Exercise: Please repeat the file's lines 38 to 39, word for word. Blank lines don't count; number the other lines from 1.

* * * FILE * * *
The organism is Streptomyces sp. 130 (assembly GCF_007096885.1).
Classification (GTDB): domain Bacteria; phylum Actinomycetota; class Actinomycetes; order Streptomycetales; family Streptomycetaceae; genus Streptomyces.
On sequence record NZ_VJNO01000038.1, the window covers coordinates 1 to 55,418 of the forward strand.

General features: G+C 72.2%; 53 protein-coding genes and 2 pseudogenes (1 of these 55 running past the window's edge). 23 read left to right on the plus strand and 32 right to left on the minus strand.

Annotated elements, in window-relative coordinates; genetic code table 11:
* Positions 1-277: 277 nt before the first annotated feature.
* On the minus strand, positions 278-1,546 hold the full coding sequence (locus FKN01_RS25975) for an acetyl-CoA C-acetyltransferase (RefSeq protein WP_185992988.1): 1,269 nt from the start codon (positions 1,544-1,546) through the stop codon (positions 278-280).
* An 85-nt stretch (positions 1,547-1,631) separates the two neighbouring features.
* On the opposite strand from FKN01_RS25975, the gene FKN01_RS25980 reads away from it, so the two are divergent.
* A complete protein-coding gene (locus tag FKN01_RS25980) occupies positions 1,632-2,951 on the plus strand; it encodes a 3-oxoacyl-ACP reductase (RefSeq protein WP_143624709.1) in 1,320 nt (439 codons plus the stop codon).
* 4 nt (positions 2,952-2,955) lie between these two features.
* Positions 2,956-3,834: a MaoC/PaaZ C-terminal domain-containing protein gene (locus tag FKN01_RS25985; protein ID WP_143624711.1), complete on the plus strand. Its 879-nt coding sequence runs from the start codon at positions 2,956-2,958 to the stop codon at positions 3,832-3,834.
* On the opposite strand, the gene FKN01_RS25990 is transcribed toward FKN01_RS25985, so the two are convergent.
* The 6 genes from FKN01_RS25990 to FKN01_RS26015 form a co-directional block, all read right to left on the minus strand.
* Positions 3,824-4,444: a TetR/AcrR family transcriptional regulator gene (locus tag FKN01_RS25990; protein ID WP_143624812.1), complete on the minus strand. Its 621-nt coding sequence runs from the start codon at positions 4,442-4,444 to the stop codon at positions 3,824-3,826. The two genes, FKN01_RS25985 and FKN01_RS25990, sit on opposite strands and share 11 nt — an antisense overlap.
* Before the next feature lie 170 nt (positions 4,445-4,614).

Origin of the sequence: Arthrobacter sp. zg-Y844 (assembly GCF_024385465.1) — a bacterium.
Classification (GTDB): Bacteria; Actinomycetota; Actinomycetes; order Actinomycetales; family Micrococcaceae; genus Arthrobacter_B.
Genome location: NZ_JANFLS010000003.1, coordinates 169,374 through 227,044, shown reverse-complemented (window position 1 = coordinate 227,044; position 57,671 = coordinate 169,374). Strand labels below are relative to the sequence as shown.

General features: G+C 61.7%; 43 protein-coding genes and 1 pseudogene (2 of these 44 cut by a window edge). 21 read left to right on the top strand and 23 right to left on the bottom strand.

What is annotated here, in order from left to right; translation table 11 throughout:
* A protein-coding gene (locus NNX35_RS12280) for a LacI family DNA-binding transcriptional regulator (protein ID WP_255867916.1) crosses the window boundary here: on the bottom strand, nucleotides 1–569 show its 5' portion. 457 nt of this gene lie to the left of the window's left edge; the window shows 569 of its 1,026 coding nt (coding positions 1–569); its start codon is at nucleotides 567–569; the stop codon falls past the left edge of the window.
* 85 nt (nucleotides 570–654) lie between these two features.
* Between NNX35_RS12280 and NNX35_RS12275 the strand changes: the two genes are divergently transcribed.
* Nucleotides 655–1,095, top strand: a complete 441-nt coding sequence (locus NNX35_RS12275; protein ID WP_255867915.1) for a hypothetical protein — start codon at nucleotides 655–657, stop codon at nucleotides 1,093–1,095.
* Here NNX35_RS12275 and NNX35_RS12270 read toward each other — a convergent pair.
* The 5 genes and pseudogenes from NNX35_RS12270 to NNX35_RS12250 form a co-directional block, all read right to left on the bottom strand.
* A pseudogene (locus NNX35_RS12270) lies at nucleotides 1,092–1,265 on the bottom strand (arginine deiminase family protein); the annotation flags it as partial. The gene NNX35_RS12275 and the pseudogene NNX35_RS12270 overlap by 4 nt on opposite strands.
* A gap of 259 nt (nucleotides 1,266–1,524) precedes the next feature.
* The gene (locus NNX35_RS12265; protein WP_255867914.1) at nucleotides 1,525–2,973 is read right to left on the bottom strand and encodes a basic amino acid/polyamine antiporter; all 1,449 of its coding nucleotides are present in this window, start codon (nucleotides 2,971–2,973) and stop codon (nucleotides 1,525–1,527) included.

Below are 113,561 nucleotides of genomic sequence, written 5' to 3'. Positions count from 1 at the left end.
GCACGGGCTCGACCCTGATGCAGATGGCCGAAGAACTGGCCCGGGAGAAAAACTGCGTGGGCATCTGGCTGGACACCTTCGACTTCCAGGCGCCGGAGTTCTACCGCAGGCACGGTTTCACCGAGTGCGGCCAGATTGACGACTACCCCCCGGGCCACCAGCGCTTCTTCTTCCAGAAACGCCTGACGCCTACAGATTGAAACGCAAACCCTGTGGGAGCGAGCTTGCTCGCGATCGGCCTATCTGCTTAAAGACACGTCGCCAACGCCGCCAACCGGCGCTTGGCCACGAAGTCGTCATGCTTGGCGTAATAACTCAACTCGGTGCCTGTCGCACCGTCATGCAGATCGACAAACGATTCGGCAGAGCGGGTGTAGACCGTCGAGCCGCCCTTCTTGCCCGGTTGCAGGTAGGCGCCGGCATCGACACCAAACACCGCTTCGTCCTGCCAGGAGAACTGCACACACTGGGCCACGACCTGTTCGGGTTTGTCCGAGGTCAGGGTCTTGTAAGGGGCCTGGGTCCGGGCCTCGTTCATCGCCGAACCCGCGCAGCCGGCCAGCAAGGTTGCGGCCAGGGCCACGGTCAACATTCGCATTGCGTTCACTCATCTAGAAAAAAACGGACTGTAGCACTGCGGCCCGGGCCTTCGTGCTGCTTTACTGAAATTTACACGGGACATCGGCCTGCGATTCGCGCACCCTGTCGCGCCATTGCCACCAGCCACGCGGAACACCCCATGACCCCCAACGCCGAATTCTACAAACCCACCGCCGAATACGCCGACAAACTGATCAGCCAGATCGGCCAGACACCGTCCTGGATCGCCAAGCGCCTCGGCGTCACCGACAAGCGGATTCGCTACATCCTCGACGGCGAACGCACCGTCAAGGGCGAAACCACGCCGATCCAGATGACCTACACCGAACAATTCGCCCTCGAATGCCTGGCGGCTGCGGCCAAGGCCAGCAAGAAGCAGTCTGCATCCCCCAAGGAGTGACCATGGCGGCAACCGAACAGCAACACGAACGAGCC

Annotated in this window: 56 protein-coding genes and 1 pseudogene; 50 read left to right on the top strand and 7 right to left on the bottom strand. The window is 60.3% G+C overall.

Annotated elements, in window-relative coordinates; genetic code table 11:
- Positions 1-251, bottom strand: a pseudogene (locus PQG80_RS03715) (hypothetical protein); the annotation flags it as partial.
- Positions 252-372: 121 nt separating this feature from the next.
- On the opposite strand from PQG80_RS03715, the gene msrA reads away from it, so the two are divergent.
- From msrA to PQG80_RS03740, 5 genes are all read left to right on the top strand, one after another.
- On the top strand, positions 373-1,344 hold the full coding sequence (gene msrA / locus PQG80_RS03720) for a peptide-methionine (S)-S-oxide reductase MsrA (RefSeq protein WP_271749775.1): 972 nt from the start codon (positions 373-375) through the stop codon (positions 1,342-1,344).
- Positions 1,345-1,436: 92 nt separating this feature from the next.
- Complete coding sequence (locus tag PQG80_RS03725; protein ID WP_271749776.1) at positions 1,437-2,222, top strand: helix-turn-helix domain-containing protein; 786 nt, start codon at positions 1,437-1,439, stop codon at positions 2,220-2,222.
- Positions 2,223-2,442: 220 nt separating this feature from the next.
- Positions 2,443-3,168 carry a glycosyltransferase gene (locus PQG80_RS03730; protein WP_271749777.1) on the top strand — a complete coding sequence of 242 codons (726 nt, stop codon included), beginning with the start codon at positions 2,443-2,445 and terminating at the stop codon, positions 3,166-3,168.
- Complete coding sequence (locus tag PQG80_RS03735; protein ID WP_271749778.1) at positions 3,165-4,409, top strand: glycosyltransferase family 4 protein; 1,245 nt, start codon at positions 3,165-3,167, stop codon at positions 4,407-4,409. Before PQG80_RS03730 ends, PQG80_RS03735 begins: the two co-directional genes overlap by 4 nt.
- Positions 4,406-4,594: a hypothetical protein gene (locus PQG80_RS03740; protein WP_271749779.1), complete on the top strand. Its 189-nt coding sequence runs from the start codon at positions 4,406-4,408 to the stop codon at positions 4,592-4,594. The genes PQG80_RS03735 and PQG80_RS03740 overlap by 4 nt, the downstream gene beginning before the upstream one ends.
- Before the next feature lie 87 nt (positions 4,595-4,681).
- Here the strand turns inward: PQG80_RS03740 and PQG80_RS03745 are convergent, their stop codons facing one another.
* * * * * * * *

- From msrA to PQG80_RS03740, 5 genes are all read left to right on the top strand, one after another.
- On the top strand, positions 373-1,344 hold the full coding sequence (gene msrA / locus PQG80_RS03720) for a peptide-methionine (S)-S-oxide reductase MsrA (RefSeq protein WP_271749775.1): 972 nt from the start codon (positions 373-375) through the stop codon (positions 1,342-1,344).